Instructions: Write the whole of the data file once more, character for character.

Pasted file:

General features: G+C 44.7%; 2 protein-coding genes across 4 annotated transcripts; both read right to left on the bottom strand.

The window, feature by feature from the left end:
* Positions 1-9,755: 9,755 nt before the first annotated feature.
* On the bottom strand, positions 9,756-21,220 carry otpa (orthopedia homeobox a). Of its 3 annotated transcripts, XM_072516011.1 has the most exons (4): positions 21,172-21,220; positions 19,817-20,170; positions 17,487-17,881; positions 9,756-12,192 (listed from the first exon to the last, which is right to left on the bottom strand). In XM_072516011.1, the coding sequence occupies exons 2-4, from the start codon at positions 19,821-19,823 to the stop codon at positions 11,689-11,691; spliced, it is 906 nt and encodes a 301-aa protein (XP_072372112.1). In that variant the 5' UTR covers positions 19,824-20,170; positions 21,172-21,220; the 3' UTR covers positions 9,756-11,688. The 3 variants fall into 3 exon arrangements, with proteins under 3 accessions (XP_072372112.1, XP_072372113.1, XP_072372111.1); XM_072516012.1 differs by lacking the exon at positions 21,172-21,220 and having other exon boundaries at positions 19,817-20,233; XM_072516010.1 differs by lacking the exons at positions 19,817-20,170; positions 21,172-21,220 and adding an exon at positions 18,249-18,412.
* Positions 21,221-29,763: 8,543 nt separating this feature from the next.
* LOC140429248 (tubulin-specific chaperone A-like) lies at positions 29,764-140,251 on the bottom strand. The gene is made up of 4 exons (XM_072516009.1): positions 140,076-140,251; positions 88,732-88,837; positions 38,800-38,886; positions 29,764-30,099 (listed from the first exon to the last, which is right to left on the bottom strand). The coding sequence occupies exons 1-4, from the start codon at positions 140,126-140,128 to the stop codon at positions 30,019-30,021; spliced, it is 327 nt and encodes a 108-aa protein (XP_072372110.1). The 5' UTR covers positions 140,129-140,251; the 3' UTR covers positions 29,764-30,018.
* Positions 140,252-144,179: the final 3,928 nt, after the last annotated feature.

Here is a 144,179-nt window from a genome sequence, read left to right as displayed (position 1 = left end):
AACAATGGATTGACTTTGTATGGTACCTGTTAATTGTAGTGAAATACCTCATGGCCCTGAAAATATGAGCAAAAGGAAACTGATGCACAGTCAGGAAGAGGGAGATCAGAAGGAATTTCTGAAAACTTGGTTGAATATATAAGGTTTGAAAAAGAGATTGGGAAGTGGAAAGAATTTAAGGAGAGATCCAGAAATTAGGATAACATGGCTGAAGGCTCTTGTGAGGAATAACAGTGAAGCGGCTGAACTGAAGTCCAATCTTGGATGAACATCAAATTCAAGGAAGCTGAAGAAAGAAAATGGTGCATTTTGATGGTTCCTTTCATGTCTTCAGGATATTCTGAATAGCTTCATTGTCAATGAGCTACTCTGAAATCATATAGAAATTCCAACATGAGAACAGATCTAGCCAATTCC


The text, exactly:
General features: G+C 44.7%; 2 protein-coding genes across 4 annotated transcripts; both read right to left on the bottom strand.

The window, feature by feature from the left end:
* Positions 1-9,755: 9,755 nt before the first annotated feature.
* On the bottom strand, positions 9,756-21,220 carry otpa (orthopedia homeobox a). Of its 3 annotated transcripts, XM_072516011.1 has the most exons (4): positions 21,172-21,220; positions 19,817-20,170; positions 17,487-17,881; positions 9,756-12,192 (listed from the first exon to the last, which is right to left on the bottom strand). In XM_072516011.1, the coding sequence occupies exons 2-4, from the start codon at positions 19,821-19,823 to the stop codon at positions 11,689-11,691; spliced, it is 906 nt and encodes a 301-aa protein (XP_072372112.1). In that variant the 5' UTR covers positions 19,824-20,170; positions 21,172-21,220; the 3' UTR covers positions 9,756-11,688. The 3 variants fall into 3 exon arrangements, with proteins under 3 accessions (XP_072372112.1, XP_072372113.1, XP_072372111.1); XM_072516012.1 differs by lacking the exon at positions 21,172-21,220 and having other exon boundaries at positions 19,817-20,233; XM_072516010.1 differs by lacking the exons at positions 19,817-20,170; positions 21,172-21,220 and adding an exon at positions 18,249-18,412.
* Positions 21,221-29,763: 8,543 nt separating this feature from the next.
* LOC140429248 (tubulin-specific chaperone A-like) lies at positions 29,764-140,251 on the bottom strand. The gene is made up of 4 exons (XM_072516009.1): positions 140,076-140,251; positions 88,732-88,837; positions 38,800-38,886; positions 29,764-30,099 (listed from the first exon to the last, which is right to left on the bottom strand). The coding sequence occupies exons 1-4, from the start codon at positions 140,126-140,128 to the stop codon at positions 30,019-30,021; spliced, it is 327 nt and encodes a 108-aa protein (XP_072372110.1). The 5' UTR covers positions 140,129-140,251; the 3' UTR covers positions 29,764-30,018.
* Positions 140,252-144,179: the final 3,928 nt, after the last annotated feature.

Here is a 144,179-nt window from a genome sequence, read left to right as displayed (position 1 = left end):
AACAATGGATTGACTTTGTATGGTACCTGTTAATTGTAGTGAAATACCTCATGGCCCTGAAAATATGAGCAAAAGGAAACTGATGCACAGTCAGGAAGAGGGAGATCAGAAGGAATTTCTGAAAACTTGGTTGAATATATAAGGTTTGAAAAAGAGATTGGGAAGTGGAAAGAATTTAAGGAGAGATCCAGAAATTAGGATAACATGGCTGAAGGCTCTTGTGAGGAATAACAGTGAAGCGGCTGAACTGAAGTCCAATCTTGGATGAACATCAAATTCAAGGAAGCTGAAGAAAGAAAATGGTGCATTTTGATGGTTCCTTTCATGTCTTCAGGATATTCTGAATAGCTTCATTGTCAATGAGCTACTCTGAAATCATATAGAAATTCCAACATGAGAACAGATCTAGCCAATTCC